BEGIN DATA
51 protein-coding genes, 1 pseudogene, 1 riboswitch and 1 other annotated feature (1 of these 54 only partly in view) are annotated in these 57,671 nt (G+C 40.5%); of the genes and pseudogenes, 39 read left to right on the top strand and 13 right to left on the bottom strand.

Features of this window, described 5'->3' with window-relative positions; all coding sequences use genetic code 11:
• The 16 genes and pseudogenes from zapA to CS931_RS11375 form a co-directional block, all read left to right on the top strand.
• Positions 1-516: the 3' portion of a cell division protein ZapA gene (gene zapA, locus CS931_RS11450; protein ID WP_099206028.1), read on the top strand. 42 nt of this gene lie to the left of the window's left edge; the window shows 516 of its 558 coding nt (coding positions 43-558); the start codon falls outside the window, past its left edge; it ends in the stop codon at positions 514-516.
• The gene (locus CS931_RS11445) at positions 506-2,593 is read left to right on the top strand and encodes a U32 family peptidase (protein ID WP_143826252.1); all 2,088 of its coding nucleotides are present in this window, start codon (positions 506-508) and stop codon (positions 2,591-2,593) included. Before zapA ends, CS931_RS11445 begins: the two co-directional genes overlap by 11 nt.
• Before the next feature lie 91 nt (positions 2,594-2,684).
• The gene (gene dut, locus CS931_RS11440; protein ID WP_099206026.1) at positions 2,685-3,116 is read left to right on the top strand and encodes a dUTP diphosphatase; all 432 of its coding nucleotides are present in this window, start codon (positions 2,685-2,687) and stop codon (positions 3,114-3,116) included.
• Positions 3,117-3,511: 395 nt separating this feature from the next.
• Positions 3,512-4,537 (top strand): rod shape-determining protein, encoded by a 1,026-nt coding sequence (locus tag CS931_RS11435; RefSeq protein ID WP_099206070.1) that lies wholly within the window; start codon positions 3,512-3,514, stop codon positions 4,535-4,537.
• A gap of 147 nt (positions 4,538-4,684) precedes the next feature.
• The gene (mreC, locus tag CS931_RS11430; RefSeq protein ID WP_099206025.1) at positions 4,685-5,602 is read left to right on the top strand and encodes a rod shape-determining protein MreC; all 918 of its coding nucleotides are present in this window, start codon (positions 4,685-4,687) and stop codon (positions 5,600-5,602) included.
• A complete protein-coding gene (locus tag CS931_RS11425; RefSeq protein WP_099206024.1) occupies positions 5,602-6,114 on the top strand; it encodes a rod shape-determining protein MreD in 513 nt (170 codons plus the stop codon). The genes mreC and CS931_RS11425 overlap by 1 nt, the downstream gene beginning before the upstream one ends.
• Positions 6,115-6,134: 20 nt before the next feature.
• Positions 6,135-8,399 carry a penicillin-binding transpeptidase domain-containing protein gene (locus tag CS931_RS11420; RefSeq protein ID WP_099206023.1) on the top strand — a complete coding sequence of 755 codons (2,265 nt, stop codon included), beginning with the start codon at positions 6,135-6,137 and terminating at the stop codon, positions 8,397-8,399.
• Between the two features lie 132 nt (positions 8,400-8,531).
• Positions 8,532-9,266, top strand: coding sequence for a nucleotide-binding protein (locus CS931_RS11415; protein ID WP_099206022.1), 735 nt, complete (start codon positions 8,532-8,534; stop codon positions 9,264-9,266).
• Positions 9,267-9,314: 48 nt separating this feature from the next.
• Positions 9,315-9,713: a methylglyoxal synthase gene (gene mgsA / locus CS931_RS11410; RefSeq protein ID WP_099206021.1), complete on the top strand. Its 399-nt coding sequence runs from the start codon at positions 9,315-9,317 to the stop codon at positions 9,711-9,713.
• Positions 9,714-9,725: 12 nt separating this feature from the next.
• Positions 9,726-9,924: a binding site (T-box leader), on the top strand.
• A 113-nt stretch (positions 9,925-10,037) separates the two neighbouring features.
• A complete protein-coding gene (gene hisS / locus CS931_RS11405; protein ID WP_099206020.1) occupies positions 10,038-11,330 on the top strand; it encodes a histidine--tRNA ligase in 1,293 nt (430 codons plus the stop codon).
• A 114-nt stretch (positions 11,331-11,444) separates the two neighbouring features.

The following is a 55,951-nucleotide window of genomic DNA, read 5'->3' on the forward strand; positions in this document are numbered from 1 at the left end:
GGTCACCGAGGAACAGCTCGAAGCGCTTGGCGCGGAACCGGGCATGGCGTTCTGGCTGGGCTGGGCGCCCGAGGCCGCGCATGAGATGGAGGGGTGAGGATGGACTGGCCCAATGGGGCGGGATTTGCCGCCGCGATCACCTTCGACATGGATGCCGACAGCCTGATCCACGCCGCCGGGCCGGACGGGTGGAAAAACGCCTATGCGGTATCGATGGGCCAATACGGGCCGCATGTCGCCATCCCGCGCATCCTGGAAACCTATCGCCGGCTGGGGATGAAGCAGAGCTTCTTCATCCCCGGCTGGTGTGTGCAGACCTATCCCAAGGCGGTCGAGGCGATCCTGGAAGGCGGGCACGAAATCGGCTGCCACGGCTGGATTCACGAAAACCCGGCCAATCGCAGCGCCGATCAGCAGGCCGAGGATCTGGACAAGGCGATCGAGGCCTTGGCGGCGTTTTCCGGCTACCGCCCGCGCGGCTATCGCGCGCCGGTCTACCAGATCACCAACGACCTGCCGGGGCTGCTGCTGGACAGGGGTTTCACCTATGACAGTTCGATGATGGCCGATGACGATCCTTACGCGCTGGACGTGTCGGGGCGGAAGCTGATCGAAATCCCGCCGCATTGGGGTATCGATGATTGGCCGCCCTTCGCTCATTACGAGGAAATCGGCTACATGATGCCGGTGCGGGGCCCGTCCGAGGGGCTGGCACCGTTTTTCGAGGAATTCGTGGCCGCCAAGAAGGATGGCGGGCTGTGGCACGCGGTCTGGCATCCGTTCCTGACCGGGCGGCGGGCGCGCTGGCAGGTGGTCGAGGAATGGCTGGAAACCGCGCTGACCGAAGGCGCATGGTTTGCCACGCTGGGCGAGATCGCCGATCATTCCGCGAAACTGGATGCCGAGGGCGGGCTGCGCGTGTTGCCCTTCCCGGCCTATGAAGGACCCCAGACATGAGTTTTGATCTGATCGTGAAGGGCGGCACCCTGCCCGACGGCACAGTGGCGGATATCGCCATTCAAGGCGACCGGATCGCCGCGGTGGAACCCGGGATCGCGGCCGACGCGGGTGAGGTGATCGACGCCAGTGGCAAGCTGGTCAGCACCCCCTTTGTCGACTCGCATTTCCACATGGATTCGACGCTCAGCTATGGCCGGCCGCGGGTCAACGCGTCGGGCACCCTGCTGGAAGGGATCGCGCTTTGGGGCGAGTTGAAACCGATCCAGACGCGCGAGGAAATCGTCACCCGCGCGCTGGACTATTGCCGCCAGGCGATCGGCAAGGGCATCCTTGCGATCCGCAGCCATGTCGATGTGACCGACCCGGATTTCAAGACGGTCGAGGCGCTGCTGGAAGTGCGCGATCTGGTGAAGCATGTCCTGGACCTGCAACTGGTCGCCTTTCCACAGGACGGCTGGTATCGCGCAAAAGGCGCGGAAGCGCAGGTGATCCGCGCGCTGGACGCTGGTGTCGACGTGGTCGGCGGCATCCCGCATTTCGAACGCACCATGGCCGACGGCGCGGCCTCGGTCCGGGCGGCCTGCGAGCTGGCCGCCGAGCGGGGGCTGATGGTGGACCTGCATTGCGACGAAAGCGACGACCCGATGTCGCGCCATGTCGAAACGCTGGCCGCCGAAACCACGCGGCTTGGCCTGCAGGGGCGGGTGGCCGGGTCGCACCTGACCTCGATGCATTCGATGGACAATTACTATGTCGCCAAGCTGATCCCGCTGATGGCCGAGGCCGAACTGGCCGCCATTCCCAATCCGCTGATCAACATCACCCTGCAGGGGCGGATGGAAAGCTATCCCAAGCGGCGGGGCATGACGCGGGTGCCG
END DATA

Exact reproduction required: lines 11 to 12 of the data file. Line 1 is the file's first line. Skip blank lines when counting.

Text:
• The gene (mreC, locus tag CS931_RS11430; RefSeq protein ID WP_099206025.1) at positions 4,685-5,602 is read left to right on the top strand and encodes a rod shape-determining protein MreC; all 918 of its coding nucleotides are present in this window, start codon (positions 4,685-4,687) and stop codon (positions 5,600-5,602) included.
• A complete protein-coding gene (locus tag CS931_RS11425; RefSeq protein WP_099206024.1) occupies positions 5,602-6,114 on the top strand; it encodes a rod shape-determining protein MreD in 513 nt (170 codons plus the stop codon). The genes mreC and CS931_RS11425 overlap by 1 nt, the downstream gene beginning before the upstream one ends.